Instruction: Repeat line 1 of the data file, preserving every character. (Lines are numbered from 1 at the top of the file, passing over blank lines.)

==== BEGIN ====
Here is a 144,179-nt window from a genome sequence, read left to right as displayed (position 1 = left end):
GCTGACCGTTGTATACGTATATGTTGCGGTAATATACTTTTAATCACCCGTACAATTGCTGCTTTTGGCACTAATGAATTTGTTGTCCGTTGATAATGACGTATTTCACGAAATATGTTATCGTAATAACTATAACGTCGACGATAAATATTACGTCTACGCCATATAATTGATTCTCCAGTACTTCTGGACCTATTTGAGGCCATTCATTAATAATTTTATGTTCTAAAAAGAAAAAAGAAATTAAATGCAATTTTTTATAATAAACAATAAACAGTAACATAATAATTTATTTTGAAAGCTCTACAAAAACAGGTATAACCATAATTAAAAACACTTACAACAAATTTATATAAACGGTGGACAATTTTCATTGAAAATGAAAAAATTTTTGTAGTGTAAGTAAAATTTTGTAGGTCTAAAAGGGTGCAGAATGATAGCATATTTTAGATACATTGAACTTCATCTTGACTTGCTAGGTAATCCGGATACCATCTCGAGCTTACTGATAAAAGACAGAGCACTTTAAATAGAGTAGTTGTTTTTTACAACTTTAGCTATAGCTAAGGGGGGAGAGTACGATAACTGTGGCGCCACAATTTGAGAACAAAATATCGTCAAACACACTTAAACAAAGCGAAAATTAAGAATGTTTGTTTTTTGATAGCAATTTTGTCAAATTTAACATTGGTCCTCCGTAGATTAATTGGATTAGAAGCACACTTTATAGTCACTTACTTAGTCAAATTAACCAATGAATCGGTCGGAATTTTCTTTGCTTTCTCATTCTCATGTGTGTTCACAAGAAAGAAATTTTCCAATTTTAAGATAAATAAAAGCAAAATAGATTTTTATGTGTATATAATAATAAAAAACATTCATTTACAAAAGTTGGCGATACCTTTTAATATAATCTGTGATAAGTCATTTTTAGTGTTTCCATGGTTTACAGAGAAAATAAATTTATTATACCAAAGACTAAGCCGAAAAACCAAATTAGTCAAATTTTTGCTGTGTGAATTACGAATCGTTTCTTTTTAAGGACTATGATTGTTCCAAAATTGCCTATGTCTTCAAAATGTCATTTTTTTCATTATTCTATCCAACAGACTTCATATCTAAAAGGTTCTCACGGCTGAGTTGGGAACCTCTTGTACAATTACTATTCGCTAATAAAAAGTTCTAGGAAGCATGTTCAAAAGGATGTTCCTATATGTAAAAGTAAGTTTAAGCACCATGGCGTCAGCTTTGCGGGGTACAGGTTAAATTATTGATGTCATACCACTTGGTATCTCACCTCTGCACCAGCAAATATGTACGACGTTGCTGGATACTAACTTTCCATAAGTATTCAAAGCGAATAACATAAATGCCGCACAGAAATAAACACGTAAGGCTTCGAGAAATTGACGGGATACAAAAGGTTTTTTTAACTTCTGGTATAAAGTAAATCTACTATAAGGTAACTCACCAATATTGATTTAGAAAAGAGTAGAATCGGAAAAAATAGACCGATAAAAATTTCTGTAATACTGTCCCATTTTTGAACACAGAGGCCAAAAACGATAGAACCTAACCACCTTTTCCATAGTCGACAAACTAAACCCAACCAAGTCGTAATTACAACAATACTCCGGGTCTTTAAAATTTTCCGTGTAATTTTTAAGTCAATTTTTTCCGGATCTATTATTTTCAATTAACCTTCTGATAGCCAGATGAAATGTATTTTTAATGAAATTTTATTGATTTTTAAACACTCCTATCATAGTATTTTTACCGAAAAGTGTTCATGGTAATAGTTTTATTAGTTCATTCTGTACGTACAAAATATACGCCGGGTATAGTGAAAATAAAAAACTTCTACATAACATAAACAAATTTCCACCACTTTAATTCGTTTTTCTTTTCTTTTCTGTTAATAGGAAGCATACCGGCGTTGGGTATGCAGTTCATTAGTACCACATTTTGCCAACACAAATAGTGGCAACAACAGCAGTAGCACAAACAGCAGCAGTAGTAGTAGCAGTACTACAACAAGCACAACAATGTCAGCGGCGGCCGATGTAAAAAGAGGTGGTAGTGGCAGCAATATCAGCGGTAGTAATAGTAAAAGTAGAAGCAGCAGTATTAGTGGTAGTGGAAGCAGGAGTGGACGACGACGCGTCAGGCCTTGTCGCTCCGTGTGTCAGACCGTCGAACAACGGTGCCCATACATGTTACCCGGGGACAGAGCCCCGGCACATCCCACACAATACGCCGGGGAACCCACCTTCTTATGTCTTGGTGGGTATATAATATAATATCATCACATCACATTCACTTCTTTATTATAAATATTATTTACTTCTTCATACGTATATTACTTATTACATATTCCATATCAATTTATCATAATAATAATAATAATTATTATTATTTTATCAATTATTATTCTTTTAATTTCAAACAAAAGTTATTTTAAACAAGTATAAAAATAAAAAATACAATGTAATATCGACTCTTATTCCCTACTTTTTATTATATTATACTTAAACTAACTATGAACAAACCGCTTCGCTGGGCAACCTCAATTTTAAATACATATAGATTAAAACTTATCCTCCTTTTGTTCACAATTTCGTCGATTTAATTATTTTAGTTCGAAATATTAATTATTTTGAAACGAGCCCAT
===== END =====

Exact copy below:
Here is a 144,179-nt window from a genome sequence, read left to right as displayed (position 1 = left end):